A day after an American student from Maryland was killed during protests in Cairo, President Obama said Saturday his most urgent priority is protecting U.S. diplomatic posts in Egypt.
“Our most immediate concern with respect to protests this weekend have to do with our embassies and consulates,” Mr. Obama told reporters in South Africa, where he is in the midst of a weeklong tour. “We have been in direct contact with the Egyptian government.”
With the lethal attack last September on the U.S. Consulate in Benghazi, Libya, still being probed by Congress, Mr. Obama said his administration has “done a whole range of planning to make sure that we’re doing everything we can to keep our embassies and consulate protected, and our diplomats and personnel [in Egypt] safe.”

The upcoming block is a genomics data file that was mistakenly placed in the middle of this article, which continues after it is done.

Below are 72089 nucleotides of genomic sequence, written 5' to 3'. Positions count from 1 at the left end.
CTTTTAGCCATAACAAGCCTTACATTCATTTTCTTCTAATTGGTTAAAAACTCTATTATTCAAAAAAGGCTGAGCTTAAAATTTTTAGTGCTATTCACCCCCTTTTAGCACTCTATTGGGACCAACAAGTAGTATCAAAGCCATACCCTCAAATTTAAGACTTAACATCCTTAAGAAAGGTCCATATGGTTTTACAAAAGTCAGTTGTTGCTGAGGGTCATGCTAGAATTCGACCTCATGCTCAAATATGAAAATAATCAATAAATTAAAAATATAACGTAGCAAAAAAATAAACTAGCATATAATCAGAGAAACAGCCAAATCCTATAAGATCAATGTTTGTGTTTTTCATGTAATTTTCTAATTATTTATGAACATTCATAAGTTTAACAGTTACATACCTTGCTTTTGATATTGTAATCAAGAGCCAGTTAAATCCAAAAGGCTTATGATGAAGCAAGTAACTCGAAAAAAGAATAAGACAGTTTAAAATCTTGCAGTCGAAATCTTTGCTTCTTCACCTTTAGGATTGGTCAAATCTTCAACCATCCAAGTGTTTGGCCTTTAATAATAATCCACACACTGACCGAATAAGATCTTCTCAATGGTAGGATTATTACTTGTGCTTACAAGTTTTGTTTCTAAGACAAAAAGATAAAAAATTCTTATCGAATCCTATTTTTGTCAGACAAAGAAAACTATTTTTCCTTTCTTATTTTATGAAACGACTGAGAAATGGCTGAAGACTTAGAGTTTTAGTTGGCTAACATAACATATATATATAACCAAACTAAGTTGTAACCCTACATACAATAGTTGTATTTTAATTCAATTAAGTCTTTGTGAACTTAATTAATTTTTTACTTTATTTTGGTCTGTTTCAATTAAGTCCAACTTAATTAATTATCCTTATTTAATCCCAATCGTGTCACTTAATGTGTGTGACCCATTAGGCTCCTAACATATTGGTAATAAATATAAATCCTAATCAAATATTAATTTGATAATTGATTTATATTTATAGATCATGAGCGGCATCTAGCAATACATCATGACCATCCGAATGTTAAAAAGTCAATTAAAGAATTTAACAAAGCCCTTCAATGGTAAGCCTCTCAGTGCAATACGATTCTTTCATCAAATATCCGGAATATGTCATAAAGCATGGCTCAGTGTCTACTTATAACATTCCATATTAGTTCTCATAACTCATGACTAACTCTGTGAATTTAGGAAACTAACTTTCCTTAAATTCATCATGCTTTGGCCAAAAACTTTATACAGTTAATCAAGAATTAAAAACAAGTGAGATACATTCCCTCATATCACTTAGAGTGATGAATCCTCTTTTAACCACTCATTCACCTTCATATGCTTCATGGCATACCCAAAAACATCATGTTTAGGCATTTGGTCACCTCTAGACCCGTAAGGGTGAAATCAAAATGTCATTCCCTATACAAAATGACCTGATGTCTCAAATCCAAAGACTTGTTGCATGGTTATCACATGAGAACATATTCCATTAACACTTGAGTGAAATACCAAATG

A U.S. citizen killed on Friday in Alexandria, Egypt, site of anti-government protests, was identified as Andrew Pochter, the U.S. Embassy in Cairo said Saturday. Kenyon College in Gambier, Ohio, said the 21-year-old student was from Chevy Chase, Md.
The protests in Egypt are part of the buildup to nationwide “June 30” demonstrations marking a year since the election of President Mohammed Morsi. His opponents hope to force early presidential elections, protesting a variety of social and economic issues.
Mr. Obama said the U.S. supports “peaceful protests.”
“I think every party has to denounce violence,” the president said. “We’d like to see the opposition and President Morsi engaged in a more constructive conversation around how they move their country forward, because nobody is benefiting from the current stalemate that exists there.”